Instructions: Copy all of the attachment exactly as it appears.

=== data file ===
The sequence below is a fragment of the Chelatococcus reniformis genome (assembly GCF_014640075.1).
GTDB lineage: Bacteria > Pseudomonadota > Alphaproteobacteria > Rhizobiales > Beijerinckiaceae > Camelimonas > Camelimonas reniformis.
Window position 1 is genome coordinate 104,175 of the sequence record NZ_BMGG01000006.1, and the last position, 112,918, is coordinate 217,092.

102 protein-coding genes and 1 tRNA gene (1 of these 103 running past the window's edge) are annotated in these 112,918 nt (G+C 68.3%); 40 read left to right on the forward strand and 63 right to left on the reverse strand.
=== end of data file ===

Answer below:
The sequence below is a fragment of the Chelatococcus reniformis genome (assembly GCF_014640075.1).
GTDB lineage: Bacteria > Pseudomonadota > Alphaproteobacteria > Rhizobiales > Beijerinckiaceae > Camelimonas > Camelimonas reniformis.
Window position 1 is genome coordinate 104,175 of the sequence record NZ_BMGG01000006.1, and the last position, 112,918, is coordinate 217,092.

102 protein-coding genes and 1 tRNA gene (1 of these 103 running past the window's edge) are annotated in these 112,918 nt (G+C 68.3%); 40 read left to right on the forward strand and 63 right to left on the reverse strand.